• Gov. Dayton’s own Minnesota Management and Budget (MMB) has in the past themselves warned failure to pay appropriation bonds (similar to the certificate of participation bonds used to finance the Senate Office Building) would cause “substantial adverse publicity in national and local media, with the possibility of regulatory investigations and investor lawsuits.”  Failure to make monthly lease payments will be a significant problem causing even higher interest rates and borrowing costs to taxpayers for the 2017 Bonding Bill which just passed in the amount of approximately one billion dollars.
  • Gov. Dayton's veto has indeed caught the attention of the credit ratings agencies.  Thursday this week, Standard & Poor’s Global Ratings, one of the bond rating firms that evaluate states’ credit worthiness, put Minnesota on a “CreditWatch with negative implications.” S&P stated their chief concern was whether Minnesota will be able to continue to make payments on the new Senate Office Building and the possibility of a default on that loan.  Moreover, S&P stated Minnesota defaulting on the loan would likely cause them to “lower our ratings on the state as well as associated ratings by several notches.”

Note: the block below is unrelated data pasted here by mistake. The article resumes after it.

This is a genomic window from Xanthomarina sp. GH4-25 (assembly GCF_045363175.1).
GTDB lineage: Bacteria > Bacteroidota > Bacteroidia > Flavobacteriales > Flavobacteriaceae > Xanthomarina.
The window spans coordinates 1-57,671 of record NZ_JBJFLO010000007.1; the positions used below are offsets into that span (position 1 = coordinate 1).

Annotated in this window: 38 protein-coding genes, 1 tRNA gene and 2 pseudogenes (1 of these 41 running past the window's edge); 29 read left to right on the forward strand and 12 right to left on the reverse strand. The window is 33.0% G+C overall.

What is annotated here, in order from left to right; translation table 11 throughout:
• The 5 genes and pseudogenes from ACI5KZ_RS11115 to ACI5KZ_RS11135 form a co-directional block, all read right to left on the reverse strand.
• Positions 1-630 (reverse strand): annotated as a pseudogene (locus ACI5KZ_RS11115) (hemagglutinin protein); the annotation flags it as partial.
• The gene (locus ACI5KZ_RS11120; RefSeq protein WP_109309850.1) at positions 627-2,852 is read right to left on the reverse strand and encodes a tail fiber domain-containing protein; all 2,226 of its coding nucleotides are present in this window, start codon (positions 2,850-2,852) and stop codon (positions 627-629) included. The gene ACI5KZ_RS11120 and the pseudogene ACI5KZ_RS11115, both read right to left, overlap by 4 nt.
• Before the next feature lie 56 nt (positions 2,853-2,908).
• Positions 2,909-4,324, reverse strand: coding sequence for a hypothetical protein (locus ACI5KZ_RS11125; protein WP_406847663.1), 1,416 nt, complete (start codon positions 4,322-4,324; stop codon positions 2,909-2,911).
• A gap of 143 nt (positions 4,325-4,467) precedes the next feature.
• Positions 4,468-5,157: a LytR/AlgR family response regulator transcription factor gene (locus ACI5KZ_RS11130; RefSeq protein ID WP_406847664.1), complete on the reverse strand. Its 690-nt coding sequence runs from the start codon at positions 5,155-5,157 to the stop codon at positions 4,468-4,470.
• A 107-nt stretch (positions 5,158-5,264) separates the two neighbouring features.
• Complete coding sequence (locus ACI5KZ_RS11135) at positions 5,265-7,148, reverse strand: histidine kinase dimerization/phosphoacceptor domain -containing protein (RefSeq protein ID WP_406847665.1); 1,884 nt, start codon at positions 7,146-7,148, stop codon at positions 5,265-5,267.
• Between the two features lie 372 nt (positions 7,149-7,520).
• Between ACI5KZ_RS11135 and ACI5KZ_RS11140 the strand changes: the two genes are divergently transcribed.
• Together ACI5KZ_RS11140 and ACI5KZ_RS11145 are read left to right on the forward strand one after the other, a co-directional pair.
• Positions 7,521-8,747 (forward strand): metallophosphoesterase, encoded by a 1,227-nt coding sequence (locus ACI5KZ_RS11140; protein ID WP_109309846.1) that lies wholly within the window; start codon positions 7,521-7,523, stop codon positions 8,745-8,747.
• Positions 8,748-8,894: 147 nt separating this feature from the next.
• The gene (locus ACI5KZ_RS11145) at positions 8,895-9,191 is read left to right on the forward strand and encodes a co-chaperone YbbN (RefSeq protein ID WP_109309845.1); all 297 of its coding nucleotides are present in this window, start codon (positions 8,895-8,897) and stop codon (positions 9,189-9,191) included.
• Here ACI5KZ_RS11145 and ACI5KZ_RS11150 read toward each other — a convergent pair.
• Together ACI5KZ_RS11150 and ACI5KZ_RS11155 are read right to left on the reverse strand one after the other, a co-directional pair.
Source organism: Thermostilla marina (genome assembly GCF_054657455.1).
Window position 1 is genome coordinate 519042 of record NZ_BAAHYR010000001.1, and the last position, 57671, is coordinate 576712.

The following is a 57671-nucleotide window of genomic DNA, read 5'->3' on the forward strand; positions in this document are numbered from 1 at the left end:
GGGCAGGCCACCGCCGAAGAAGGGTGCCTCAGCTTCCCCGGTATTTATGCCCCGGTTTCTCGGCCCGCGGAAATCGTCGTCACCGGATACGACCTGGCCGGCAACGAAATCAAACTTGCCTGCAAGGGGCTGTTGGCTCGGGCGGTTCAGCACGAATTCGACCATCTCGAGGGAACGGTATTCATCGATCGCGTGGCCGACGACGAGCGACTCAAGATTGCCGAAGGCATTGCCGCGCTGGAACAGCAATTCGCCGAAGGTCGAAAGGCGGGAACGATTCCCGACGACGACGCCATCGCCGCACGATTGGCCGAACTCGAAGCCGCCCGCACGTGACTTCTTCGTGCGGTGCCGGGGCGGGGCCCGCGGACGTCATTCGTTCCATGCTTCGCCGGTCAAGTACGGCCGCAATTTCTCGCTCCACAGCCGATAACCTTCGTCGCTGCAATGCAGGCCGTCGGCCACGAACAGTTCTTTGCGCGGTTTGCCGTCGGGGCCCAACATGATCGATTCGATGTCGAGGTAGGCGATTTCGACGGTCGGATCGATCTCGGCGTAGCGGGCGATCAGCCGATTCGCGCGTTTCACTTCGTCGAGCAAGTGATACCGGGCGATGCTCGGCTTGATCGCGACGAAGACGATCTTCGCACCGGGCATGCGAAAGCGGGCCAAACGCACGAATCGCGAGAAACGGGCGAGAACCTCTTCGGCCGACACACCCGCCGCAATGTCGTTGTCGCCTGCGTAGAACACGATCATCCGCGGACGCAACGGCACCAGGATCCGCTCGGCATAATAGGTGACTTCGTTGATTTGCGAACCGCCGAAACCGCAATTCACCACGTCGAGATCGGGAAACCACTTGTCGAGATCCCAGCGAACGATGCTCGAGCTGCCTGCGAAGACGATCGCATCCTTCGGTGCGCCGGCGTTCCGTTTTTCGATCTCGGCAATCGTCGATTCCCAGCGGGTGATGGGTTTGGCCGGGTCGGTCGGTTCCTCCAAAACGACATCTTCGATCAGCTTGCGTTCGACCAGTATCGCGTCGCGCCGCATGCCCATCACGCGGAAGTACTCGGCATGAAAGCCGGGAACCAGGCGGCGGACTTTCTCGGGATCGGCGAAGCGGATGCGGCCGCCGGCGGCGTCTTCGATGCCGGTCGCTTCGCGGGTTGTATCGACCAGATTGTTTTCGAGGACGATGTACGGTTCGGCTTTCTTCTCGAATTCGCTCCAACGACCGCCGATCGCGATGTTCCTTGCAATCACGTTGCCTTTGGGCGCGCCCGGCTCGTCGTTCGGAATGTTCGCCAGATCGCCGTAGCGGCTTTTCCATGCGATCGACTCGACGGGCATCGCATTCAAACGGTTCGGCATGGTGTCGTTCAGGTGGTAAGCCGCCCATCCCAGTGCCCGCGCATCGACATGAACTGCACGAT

• Nothing good is to come of Gov. Dayton’s unconstitutional actions.  The first court hearing in the case is scheduled for June 26 before Ramsey County Chief Judge John Guthmann, a mere five days before the Legislature’s current operating budget ends.

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Rep. Lucero visiting Albertville City Council discussing post-session legislative highlights.

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 Rep. Lucero visiting Hanover City Council discussing post-session legislative highlights.

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Rep. Lucero visiting Saint Michael City Council discussing post-session legislative highlights.

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Rep. Lucero visiting Dayton City Council discussing post-session legislative highlights.



Mark your calendars Thursday June 29 11:30 AM to 1 PM for the Wright County Economic Development Partnership Annual Legislative Update located at Huikko’s Bowling & Entertainment Center in Buffalo where I will be joining Rep. Marion O'Neill and Sen. Bruce Anderson to discuss topics important to our communities.

As always please contact me to share any issues, concerns, or feedback you may have that will assist me best represent you.  The best way to reach me is by email at Rep.Eric.Lucero@House.MN or by phone at 651-296-1534.

Have a great summer!

Eric Lucero

State Representative
District 30B
Albertville, Hanover, Otsego, Saint Michael, and the Wright County portion of Dayton